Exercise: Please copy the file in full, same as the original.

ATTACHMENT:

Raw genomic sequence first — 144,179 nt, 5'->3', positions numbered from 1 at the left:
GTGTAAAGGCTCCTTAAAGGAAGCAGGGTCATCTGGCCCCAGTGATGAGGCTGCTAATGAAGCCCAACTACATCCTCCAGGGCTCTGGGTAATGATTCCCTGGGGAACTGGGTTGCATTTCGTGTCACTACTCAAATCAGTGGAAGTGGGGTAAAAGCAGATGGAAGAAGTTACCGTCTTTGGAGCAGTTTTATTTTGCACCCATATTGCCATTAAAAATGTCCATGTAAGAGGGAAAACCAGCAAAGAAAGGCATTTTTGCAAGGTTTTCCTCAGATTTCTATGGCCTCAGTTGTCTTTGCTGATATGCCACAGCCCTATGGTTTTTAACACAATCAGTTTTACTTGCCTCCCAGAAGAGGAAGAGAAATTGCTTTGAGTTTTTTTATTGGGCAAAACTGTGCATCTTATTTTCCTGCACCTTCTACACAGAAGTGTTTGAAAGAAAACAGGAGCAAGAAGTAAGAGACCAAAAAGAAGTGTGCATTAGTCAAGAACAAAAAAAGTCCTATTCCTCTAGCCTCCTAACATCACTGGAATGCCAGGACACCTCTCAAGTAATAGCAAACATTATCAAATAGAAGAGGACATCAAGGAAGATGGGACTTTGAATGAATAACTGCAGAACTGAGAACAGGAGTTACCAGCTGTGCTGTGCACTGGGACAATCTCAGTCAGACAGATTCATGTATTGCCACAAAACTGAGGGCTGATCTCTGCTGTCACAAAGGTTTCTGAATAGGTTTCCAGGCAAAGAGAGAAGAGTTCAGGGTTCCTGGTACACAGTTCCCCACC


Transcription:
Raw genomic sequence first — 144,179 nt, 5'->3', positions numbered from 1 at the left:
GTGTAAAGGCTCCTTAAAGGAAGCAGGGTCATCTGGCCCCAGTGATGAGGCTGCTAATGAAGCCCAACTACATCCTCCAGGGCTCTGGGTAATGATTCCCTGGGGAACTGGGTTGCATTTCGTGTCACTACTCAAATCAGTGGAAGTGGGGTAAAAGCAGATGGAAGAAGTTACCGTCTTTGGAGCAGTTTTATTTTGCACCCATATTGCCATTAAAAATGTCCATGTAAGAGGGAAAACCAGCAAAGAAAGGCATTTTTGCAAGGTTTTCCTCAGATTTCTATGGCCTCAGTTGTCTTTGCTGATATGCCACAGCCCTATGGTTTTTAACACAATCAGTTTTACTTGCCTCCCAGAAGAGGAAGAGAAATTGCTTTGAGTTTTTTTATTGGGCAAAACTGTGCATCTTATTTTCCTGCACCTTCTACACAGAAGTGTTTGAAAGAAAACAGGAGCAAGAAGTAAGAGACCAAAAAGAAGTGTGCATTAGTCAAGAACAAAAAAAGTCCTATTCCTCTAGCCTCCTAACATCACTGGAATGCCAGGACACCTCTCAAGTAATAGCAAACATTATCAAATAGAAGAGGACATCAAGGAAGATGGGACTTTGAATGAATAACTGCAGAACTGAGAACAGGAGTTACCAGCTGTGCTGTGCACTGGGACAATCTCAGTCAGACAGATTCATGTATTGCCACAAAACTGAGGGCTGATCTCTGCTGTCACAAAGGTTTCTGAATAGGTTTCCAGGCAAAGAGAGAAGAGTTCAGGGTTCCTGGTACACAGTTCCCCACC